In 1670, John Narborough was the first Englishman to sail through the Strait of Magellan in both directions; thus demonstrating the falsity of the accepted wisdom that the wind and currents would prevent any eastward passage of the strait. He had been commissioned by James, Duke of York (later James II), to sail to South America to investigate potential trade possibilities. Narborough's expedition proved that a profitable trade with South America was possible, and this set the course of Britain's foreign policy for the next half century. Narborough first published his journal of the voyage in An Account of Several Late Voyages… in 1694, edited by Tancred Robinson and printed by Sam Smith and Benjamin Walford. The book was republished again in 1711. The book included this map of the Strait of Magellan as well as a map of the region around the North Pole. Narborough's map provides a detailed view of the tortuous course of the strait with soundings and safe anchorages carefully noted. There are several notations along the coasts describing the countryside, and a lettered key at bottom right identifies numerous islands found within the strait. A large inset map shows Patagonia and Tierra del Fuego. The map is handsomely adorned with two large compass roses and a title cartouche held aloft by putti and supporting a dedication to Robert Earle of Oxford. This is the second state of the map. Narborough's description of the Strait of Magellan provided the basis for British charts of the strait until the time of Captain Cook.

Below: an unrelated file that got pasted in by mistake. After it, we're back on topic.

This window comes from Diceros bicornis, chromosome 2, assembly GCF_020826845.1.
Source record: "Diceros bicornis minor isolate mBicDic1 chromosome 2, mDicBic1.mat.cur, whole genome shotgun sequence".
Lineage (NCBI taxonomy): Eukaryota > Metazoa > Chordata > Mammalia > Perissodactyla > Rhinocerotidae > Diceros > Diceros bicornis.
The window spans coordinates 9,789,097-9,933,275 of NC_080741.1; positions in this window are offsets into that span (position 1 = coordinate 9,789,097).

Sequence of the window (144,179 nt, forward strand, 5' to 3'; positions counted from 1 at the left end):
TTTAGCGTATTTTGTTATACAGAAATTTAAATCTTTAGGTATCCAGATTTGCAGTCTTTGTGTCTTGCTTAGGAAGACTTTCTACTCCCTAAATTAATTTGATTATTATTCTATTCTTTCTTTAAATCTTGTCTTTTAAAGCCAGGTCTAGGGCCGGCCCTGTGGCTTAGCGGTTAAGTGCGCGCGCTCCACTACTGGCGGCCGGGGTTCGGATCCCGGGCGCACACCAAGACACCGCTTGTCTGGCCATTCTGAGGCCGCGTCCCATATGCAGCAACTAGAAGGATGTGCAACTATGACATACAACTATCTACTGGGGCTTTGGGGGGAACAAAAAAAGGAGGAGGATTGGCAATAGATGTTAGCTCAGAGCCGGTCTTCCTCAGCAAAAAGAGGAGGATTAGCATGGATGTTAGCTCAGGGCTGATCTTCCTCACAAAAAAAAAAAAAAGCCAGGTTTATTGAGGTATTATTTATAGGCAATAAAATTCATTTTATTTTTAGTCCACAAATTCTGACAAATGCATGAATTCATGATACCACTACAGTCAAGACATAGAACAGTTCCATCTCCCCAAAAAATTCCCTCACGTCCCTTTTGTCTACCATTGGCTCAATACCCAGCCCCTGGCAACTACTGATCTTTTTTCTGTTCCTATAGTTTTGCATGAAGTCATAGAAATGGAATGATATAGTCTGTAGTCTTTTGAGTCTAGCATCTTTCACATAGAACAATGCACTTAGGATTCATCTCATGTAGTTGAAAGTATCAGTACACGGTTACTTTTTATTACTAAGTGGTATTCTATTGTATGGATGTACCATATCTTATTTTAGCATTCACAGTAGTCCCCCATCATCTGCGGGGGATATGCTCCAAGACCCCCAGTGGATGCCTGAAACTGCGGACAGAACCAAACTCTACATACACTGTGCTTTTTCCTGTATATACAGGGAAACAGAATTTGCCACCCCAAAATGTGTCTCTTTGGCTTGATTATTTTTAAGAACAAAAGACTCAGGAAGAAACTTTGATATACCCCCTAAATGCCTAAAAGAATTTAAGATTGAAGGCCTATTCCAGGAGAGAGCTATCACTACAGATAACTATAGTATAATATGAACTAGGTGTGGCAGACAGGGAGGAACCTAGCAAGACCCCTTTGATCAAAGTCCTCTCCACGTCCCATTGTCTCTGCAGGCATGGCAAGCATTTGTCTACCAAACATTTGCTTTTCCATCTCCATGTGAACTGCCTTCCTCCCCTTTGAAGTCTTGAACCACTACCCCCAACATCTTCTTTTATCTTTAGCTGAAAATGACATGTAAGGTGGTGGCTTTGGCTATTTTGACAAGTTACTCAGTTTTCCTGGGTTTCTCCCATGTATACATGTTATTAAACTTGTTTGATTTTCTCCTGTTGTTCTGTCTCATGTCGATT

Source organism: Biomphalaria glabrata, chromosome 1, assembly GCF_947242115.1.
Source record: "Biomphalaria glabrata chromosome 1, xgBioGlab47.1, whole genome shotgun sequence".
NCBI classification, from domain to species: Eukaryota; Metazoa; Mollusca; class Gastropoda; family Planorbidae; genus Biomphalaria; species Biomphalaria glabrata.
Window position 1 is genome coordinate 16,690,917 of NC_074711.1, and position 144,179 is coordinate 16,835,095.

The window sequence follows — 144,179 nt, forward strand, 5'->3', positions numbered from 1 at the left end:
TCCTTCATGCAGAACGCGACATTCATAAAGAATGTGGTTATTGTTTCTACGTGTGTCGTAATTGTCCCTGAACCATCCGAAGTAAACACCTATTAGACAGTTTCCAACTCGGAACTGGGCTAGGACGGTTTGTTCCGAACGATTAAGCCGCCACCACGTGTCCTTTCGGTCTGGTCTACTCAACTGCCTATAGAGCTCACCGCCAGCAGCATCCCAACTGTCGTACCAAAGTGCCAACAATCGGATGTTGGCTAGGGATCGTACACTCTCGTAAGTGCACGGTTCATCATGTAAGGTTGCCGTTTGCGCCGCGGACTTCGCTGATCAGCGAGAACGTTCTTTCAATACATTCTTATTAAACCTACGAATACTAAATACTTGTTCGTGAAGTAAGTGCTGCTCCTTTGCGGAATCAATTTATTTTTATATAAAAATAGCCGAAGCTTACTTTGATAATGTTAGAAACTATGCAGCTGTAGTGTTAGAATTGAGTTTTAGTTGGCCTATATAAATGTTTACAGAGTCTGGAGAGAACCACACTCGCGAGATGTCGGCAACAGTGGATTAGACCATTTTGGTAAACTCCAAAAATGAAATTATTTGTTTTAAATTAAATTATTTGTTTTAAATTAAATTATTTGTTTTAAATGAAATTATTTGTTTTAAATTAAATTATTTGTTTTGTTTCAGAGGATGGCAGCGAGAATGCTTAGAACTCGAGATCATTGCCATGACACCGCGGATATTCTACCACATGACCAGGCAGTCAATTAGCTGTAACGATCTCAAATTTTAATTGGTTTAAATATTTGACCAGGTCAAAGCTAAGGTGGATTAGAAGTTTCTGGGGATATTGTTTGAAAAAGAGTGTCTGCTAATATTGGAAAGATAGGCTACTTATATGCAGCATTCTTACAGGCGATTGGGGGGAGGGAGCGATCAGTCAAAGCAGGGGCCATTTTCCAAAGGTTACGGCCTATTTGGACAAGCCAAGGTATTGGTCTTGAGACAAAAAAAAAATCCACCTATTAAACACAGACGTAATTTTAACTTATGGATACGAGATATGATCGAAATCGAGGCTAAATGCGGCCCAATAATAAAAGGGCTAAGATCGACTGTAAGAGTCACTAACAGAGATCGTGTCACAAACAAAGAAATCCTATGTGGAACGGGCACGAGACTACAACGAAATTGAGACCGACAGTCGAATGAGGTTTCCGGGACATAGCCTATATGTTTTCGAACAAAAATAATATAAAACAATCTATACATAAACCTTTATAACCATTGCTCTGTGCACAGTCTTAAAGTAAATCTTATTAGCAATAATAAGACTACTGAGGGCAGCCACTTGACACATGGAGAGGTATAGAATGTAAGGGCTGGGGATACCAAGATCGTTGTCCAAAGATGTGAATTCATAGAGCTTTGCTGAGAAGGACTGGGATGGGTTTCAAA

Both states of the original Narborough map are extremely scarce. We have only found two records of the second state of Narborough's map being on the market in the past 25 years.
References: Sabin #72186.
On paper with a Strasbourg Lily watermark, light soiling, and some extraneous creases. There are a few tiny worm holes along the centerfold at bottom that have been archivally repaired.